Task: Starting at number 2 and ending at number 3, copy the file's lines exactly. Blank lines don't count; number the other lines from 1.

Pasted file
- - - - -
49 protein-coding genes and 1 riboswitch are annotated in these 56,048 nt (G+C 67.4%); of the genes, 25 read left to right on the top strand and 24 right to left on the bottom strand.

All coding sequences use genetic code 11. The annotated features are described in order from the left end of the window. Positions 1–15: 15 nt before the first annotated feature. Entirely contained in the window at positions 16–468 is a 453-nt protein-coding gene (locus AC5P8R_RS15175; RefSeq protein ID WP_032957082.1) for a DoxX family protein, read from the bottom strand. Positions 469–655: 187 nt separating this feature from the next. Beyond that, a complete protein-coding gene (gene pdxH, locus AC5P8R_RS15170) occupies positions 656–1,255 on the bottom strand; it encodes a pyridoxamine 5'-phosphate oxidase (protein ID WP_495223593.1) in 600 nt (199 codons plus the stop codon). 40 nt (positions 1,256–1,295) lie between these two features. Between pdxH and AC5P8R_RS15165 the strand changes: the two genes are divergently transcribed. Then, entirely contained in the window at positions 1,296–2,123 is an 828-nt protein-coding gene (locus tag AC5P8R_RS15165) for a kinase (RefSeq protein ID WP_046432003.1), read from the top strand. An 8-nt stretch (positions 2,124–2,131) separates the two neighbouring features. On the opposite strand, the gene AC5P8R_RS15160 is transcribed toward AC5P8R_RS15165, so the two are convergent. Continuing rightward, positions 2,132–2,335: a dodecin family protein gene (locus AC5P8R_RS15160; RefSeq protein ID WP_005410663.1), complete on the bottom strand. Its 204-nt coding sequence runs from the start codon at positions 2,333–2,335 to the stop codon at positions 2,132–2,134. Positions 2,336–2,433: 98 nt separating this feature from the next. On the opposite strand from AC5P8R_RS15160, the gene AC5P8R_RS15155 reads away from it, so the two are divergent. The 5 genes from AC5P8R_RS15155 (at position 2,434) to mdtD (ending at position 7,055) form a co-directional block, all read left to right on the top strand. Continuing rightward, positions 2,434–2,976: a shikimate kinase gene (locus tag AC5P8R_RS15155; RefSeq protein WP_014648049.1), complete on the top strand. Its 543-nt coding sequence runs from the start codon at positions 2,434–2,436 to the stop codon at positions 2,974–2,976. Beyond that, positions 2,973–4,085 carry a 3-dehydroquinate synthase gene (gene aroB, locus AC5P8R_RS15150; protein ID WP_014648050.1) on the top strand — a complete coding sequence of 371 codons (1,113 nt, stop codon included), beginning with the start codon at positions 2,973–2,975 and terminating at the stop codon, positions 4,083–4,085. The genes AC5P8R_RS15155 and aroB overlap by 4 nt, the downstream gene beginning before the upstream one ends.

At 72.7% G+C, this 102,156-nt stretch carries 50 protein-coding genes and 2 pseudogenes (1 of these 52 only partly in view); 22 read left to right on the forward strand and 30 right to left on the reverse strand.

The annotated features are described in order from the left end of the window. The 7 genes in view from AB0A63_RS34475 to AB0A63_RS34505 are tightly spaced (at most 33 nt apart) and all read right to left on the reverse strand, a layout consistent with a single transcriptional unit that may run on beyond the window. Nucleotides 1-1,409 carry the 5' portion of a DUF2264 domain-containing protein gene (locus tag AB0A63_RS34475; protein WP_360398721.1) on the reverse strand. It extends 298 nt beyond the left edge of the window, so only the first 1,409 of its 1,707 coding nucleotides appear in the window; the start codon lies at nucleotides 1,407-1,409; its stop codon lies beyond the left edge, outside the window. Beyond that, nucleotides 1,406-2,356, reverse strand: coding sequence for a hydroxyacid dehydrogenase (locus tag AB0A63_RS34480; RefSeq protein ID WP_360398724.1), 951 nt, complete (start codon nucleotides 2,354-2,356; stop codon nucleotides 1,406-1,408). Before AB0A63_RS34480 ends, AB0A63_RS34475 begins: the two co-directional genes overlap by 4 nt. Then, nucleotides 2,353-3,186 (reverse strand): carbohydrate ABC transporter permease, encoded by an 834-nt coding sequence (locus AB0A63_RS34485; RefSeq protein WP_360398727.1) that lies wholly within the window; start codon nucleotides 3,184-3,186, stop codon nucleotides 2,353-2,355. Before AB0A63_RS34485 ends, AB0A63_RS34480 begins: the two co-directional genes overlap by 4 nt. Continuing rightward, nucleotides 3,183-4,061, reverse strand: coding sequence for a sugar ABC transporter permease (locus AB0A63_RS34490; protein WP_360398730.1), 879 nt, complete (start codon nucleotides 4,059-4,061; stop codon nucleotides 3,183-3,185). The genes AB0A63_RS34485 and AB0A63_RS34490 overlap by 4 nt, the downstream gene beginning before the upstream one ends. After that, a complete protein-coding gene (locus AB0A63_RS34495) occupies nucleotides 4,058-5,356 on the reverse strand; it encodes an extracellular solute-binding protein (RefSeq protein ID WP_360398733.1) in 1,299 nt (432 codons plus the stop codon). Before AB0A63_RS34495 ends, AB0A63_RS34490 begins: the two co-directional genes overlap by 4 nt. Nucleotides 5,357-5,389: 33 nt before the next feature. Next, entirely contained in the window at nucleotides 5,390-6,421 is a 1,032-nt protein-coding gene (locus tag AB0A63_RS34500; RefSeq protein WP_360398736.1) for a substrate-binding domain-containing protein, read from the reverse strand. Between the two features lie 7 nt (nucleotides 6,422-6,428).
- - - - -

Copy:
All coding sequences use genetic code 11. The annotated features are described in order from the left end of the window. Positions 1–15: 15 nt before the first annotated feature. Entirely contained in the window at positions 16–468 is a 453-nt protein-coding gene (locus AC5P8R_RS15175; RefSeq protein ID WP_032957082.1) for a DoxX family protein, read from the bottom strand. Positions 469–655: 187 nt separating this feature from the next. Beyond that, a complete protein-coding gene (gene pdxH, locus AC5P8R_RS15170) occupies positions 656–1,255 on the bottom strand; it encodes a pyridoxamine 5'-phosphate oxidase (protein ID WP_495223593.1) in 600 nt (199 codons plus the stop codon). 40 nt (positions 1,256–1,295) lie between these two features. Between pdxH and AC5P8R_RS15165 the strand changes: the two genes are divergently transcribed. Then, entirely contained in the window at positions 1,296–2,123 is an 828-nt protein-coding gene (locus tag AC5P8R_RS15165) for a kinase (RefSeq protein ID WP_046432003.1), read from the top strand. An 8-nt stretch (positions 2,124–2,131) separates the two neighbouring features. On the opposite strand, the gene AC5P8R_RS15160 is transcribed toward AC5P8R_RS15165, so the two are convergent. Continuing rightward, positions 2,132–2,335: a dodecin family protein gene (locus AC5P8R_RS15160; RefSeq protein ID WP_005410663.1), complete on the bottom strand. Its 204-nt coding sequence runs from the start codon at positions 2,333–2,335 to the stop codon at positions 2,132–2,134. Positions 2,336–2,433: 98 nt separating this feature from the next. On the opposite strand from AC5P8R_RS15160, the gene AC5P8R_RS15155 reads away from it, so the two are divergent. The 5 genes from AC5P8R_RS15155 (at position 2,434) to mdtD (ending at position 7,055) form a co-directional block, all read left to right on the top strand. Continuing rightward, positions 2,434–2,976: a shikimate kinase gene (locus tag AC5P8R_RS15155; RefSeq protein WP_014648049.1), complete on the top strand. Its 543-nt coding sequence runs from the start codon at positions 2,434–2,436 to the stop codon at positions 2,974–2,976. Beyond that, positions 2,973–4,085 carry a 3-dehydroquinate synthase gene (gene aroB, locus AC5P8R_RS15150; protein ID WP_014648050.1) on the top strand — a complete coding sequence of 371 codons (1,113 nt, stop codon included), beginning with the start codon at positions 2,973–2,975 and terminating at the stop codon, positions 4,083–4,085. The genes AC5P8R_RS15155 and aroB overlap by 4 nt, the downstream gene beginning before the upstream one ends.

At 72.7% G+C, this 102,156-nt stretch carries 50 protein-coding genes and 2 pseudogenes (1 of these 52 only partly in view); 22 read left to right on the forward strand and 30 right to left on the reverse strand.